By Jay Cook |
HOLMDEL – Communities in Sutherland, Texas, and Charleston, South Carolina, have been rocked in recent years due to mass shootings at houses of worship.
While the prospect of a catastrophic event like a mass shooting is disturbing, the Holmdel Township Police Department will take steps next month to help ensure local congregants are safe.
On March 20, the local police department will hold a first-ever seminar open to the numerous diverse houses of worship inside Holmdel’s borders, dedicated to educating the clergy and congregants about how to recognize, identify and react to active threats.
“Failure to plan is planning to fail,” said Det. Lt. Keith Cannata, of the Holmdel Township Police Department, who will lead the event. “You can prepare your staff to be a victim or be a survivor. We want to prepare them to be survivors.”
The 90-minute event at Bell Works will focus on a number of different topics Cannata believes are crucial to safety in and around houses of worship: parking lot safety; recognizing and responding to suspicious activity; situational awareness; the Run, Hide, Fight concept; and how to respond before and during police arrival.
“Houses of worship have been targeted in the United States more frequently in the past year,” said Cannata, also a commander on the Monmouth County SWAT Team. “We always look to harden that target and give them the information they need to feel protected and go about their services uninterrupted.”
Cannata said there are seven different religious groups on the list invited to attend. One of those is Chabad Jewish Center of Holmdel, led by Rabbi Shmaya Galperin.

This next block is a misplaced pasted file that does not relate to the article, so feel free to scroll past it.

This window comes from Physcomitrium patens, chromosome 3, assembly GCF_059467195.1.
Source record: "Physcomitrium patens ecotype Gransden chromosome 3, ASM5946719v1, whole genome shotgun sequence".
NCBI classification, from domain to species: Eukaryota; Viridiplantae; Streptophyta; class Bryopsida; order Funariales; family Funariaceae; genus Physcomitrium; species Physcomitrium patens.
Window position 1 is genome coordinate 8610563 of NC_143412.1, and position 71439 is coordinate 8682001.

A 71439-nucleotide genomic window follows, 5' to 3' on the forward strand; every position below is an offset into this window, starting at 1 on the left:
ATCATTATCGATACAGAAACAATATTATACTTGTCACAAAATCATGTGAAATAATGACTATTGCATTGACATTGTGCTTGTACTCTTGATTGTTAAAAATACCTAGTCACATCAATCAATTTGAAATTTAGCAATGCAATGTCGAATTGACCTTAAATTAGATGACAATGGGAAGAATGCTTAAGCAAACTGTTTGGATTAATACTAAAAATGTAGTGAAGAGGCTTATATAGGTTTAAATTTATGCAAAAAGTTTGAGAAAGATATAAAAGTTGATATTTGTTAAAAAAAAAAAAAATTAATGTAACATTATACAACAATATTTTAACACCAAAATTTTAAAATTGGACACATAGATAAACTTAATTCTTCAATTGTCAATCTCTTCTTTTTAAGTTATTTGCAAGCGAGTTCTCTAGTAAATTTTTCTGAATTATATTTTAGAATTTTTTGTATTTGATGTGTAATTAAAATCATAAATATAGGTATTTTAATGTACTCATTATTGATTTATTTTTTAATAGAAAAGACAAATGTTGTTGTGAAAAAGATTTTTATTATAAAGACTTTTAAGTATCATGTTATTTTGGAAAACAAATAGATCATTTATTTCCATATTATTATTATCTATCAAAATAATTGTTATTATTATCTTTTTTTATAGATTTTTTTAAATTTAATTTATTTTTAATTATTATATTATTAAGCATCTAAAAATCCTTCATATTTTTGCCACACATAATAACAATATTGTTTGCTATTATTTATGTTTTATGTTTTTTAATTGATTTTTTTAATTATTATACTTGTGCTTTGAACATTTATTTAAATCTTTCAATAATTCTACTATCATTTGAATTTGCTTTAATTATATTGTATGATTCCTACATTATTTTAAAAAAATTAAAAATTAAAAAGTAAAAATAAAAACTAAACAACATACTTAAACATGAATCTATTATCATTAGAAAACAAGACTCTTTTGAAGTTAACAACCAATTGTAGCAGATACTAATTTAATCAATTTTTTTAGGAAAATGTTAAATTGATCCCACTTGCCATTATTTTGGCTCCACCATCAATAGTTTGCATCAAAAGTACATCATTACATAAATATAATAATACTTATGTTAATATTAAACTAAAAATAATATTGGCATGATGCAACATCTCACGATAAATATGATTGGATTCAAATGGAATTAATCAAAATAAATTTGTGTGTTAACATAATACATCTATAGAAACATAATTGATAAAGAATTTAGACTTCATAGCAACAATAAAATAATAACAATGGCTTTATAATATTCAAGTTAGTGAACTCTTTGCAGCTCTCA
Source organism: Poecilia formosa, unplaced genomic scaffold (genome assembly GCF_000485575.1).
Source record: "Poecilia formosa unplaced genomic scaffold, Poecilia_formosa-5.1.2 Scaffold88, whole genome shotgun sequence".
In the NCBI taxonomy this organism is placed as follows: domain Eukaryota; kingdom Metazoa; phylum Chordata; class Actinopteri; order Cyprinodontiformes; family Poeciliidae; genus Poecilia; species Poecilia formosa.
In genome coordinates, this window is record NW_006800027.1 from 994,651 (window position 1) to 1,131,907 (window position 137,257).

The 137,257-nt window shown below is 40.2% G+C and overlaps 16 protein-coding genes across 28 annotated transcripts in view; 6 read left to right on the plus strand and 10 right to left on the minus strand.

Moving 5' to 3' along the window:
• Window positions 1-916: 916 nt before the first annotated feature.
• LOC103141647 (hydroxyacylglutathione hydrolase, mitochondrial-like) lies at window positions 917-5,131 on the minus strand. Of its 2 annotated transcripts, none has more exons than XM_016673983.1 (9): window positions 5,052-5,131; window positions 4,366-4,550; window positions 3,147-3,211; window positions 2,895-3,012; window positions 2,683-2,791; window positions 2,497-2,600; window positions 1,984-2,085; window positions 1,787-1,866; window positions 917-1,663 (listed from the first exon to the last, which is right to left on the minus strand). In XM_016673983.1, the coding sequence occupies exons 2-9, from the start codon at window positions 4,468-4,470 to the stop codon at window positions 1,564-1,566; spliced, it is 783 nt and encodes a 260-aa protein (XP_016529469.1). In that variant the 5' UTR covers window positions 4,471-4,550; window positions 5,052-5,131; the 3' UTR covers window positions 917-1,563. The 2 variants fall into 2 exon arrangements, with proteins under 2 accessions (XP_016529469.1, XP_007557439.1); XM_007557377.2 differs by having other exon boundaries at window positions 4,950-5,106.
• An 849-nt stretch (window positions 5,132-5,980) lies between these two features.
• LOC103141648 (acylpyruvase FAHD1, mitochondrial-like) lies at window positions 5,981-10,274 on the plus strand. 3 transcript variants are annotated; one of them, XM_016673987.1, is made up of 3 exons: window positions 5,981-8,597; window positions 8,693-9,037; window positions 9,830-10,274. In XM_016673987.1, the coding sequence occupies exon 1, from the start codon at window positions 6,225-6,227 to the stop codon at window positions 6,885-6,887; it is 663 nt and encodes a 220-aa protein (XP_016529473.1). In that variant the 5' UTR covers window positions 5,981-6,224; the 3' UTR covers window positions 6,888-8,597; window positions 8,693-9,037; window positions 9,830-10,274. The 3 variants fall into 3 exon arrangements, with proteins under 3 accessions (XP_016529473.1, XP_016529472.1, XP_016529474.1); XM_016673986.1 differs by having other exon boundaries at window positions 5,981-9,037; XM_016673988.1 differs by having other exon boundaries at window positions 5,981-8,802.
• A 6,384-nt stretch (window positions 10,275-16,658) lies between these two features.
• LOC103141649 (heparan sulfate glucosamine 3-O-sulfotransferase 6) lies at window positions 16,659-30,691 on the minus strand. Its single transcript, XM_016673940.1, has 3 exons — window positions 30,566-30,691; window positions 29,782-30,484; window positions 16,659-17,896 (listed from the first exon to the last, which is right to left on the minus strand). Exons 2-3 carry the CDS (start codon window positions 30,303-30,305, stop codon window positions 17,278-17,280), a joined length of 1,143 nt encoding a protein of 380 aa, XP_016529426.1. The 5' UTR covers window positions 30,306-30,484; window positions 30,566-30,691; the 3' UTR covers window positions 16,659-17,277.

Galperin said it’s been easy and enjoyable working with the Holmdel Township Police Department over the years and welcomes any conversation that could protect his congregants in the future.
“It’s absolutely crucial, and I do believe it can save lives, God forbid if something really did happen,” Galperin said. “We’ll know what to do, who to call, how to respond in traumatic scenarios.”
The rabbi said he’s extended invitations to households active within the Chabad, ranging from 300 to 500 different families. And with the way religious centers have been targeted, he said, congregants and centers as a whole should be aware of the other religious groups practicing in Holmdel.
“I just think people should not be terrorized and fearful to live their lives, because that’s what terrorism is – they want to squash our ability to live freely,” Galperin said. “We should be vigilant and take care of each other.”
Also planning to attend and speak at the seminar is Rev. Rusty Eidmann-Hicks, a pastor with the Holmdel Community United Church of Christ.
“I really welcome the outreach of the police,” Eidmann-Hicks said. “Any kind of dialogue and interaction and openness between the church and community is very important.”
But the conversation must be held in balance, he maintained. On one hand, he doesn’t want to “fear the outsider,” undercutting “what it means to be a church.” On the other, Eidmann-Hicks continued, “we can’t be stupid and open ourselves up to a dangerous thing.”
The pastor also believes there’s more to preventing mass shootings outside of personal defensive tactics. He said he will advocate for stricter gun control laws in an effort to remove access to semi-automatic weapons.
“That’s what I’m going to work on, rather than putting new locks on the doors,” Eidmann-Hicks added.
Each of the different churches and synagogues inside Holmdel are important to the big picture, Cannata said. It’s necessary to provide those leaders with the best information the police department can.
“We need them as much as they need us,” he said. “There are times of crisis where we look to them to help victims – we’ve actually done that in the past. Obviously, our churches are important and we’d like to keep them safe.”
The seminar will be held at 7 p.m. on March 20 at Bell Works, 101 Crawfords Corner Road, Holmdel. It is open only to congregants and clergy of the different places of worship in Holmdel. For more information, call your respective religious center.
This article was first published in the Feb. 22-March 1, 2018 print edition of The Two River Times.
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